Circle time: Making large group activities work
The overhead lights flash and Ms. Rodriguez moves to take her place on the carpeted floor. Most of the children wander over to join her. The stage is set for the learning day to officially begin.
In the corporate world, large group gatherings are routine opportunities designed to give participants time to share the experiences that build a team. Just as in the business world, gathering players face-to-face has powerful benefits. An office manager strives to have all the employees on the same page, guiding focus, tool use, and goals in a collaborative atmosphere.
In preschool and elementary classrooms, these large group gatherings are generally referred to as circle time, a deliberate and routine part of the day that helps build an early learning community. The purpose of the circle time gathering is much the same as a business team meeting: setting a theme, introducing new materials, reviewing progress, and establishing learning and activity goals.
Research and anecdotal evidence indicate the need for social interaction and emotional regulation in young children. Just as in the other developmental domains, social and emotional development are built on meaningful, supportive, and authentic experiences with adults and with other children. Circle times, then, have as their main goal social interaction among the children and between the children and the group leader, whether that leader is a teacher, a visitor, or even a featured video clip.
When circle times are simply a stage for teacher talk, the opportunity for children’s social and emotional growth is thwarted, and the gathering generally degenerates into endless guidance directives from the teacher and demands for attention from one or two children. Unfortunately, this leaves most of the children sitting and wondering why this gathering is such a necessary interruption from art, block building, or pretend play in the housekeeping area.
Similarly, attempts at large group gatherings of toddlers are likely to fail. Attention span is too short, and sense of self is too important for a toddler to share the space and attention of a teacher with several peers. With toddlers, you’re more likely to find success in groups of two or three children, even when the activity is repeated several times throughout the day.
Successful early childhood circle times are short, respectful opportunities for active interaction, group problem-solving, and well-scaffolded learning. While working in a group, children are invited into relationship with others to make social comparisons and to gradually shift perspective from an egocentric I and Me to a social We and Ours.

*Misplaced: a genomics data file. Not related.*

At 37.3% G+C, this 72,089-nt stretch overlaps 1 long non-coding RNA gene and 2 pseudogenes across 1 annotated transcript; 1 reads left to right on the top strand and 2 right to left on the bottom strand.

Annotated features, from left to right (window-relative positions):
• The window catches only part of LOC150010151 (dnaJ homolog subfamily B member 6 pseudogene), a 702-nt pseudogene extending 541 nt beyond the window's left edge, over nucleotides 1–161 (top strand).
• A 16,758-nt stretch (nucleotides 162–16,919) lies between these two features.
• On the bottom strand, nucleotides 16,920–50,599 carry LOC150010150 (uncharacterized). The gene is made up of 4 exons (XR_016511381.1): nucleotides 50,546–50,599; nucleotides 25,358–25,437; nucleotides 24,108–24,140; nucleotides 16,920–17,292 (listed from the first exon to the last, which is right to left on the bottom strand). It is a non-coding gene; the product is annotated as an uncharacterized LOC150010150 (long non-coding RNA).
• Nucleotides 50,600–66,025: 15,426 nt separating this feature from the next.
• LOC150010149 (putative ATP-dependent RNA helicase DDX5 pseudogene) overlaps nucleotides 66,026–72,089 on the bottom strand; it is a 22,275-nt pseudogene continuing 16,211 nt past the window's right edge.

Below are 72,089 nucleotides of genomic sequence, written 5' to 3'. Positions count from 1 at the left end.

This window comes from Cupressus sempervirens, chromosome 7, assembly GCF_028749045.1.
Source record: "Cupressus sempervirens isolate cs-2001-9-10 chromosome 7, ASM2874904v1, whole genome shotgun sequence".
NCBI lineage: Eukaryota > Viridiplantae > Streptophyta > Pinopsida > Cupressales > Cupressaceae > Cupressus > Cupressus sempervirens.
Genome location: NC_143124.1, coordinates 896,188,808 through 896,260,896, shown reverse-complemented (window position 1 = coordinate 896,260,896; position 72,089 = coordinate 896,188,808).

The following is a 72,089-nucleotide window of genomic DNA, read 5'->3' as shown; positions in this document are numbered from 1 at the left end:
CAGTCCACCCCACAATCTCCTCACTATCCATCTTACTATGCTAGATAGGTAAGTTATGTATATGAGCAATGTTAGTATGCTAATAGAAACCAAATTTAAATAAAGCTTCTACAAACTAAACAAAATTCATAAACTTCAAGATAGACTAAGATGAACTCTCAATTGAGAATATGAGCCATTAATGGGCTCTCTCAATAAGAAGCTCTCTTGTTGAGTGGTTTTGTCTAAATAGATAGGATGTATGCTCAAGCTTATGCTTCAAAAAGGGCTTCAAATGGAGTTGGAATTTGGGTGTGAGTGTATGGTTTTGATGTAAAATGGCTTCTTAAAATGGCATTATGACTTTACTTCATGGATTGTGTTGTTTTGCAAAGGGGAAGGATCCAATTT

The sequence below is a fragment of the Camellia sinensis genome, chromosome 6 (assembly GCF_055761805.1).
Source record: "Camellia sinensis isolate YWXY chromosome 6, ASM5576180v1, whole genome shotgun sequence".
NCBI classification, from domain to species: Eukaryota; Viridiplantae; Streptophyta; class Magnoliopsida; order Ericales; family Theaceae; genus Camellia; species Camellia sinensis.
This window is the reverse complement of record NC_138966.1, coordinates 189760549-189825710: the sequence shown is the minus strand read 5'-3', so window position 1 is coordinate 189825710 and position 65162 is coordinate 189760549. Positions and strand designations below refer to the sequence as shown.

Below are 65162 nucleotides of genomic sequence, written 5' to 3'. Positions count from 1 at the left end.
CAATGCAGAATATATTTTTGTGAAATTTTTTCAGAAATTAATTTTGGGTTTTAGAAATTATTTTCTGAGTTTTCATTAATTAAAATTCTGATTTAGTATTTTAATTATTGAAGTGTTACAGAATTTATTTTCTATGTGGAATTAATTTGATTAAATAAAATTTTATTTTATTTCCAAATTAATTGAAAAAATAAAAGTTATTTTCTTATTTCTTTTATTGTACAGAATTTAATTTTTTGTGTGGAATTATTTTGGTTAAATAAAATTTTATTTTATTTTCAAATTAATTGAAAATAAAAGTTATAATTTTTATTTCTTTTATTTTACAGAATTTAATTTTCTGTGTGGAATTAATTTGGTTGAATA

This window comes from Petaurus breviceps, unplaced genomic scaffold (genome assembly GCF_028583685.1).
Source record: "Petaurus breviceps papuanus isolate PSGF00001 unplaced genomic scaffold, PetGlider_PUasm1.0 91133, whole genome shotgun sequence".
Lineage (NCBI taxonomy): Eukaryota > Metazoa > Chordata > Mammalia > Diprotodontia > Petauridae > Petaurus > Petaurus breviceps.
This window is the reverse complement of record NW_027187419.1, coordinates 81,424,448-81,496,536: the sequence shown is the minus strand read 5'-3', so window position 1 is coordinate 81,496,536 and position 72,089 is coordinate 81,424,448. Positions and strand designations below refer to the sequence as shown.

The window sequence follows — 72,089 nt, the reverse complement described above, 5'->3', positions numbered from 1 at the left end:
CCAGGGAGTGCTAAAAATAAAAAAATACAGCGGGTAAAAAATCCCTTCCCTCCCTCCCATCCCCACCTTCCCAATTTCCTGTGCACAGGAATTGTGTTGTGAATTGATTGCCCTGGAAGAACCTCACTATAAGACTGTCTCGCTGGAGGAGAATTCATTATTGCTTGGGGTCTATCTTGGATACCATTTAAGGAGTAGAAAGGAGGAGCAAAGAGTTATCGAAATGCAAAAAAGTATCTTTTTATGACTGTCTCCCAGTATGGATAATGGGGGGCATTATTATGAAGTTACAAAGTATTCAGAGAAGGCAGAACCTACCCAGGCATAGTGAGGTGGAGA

Too often circle time is a late morning gathering that asks for children’s attention to a calendar, the weather, a song, and a book. On the surface this gathering might have some benefits, but they are generally benefits to the teacher who seeks to transition the children from free play to lunch and naptime.
Best practices, instead, focus on children’s needs: supporting new learning, introducing new skills, offering an opportunity to reinforce and elaborate established skills, and sharing skills with others. Best practices in circle time demand that you are deliberate in structuring the time and attentive to the interests and needs of individual children and children as a group.
So what do you need for a successful circle time? Foremost, you need space. Young children are slow to develop proprioception, a sense of where their bodies are in space. Some children are hyperaware of how close they are to other children, while some are totally unaware of how their body parts might infringe on the space of another. Strive to make your circle time area large enough to afford each child some personal space but small enough to reinforce the concept of group or community. Successful teachers spend less time directing children to a particular body position (crossed legs, back straight) and instead invite the comfort that contributes to receptive attention.
Typically teachers carve a large meeting space in a corner of the classroom so that access to props (a calendar, easel, books, or flannel board pieces, for example) is fluid.
After you establish adequate space, you need a plan. Because children rely on consistency for the emotional comfort that comes with knowing what happens next, it’s wise to develop a template for your circle time and work to stick to it. Some classrooms of kindergarten-age children open with a pledge to the flag, and some church-housed programs start with a prayer. How you start doesn’t matter as much as having a consistent beginning and predictable format.
If you’re interested in planning circle times with a social development focus, consider scheduling the gathering early in the day and start with handshakes or other introductions. (It takes time for children to learn each other’s names. It’s always surprising that even after months in a shared classroom, some children are unknown to others. Check http://drjean.org/html/monthly_act/act_2014/01_Jan_css/pg02.html for some clever handshake ideas.) Welcome children to the group by name—spoken or in song—and invite them to join the group.
Respect the attention span of the children and plan circle times for young preschoolers that last no longer than 10 minutes. Primary grade children may be able to stay focused for up to 30 minutes.
Continue building your circle time template, formula, or plan with purpose. What do you want this group gathering to do? What do you want to share? Is circle time simply what you (and other teachers) have always done, a spot on the schedule that must be filled? It can be so much better than just a time filler.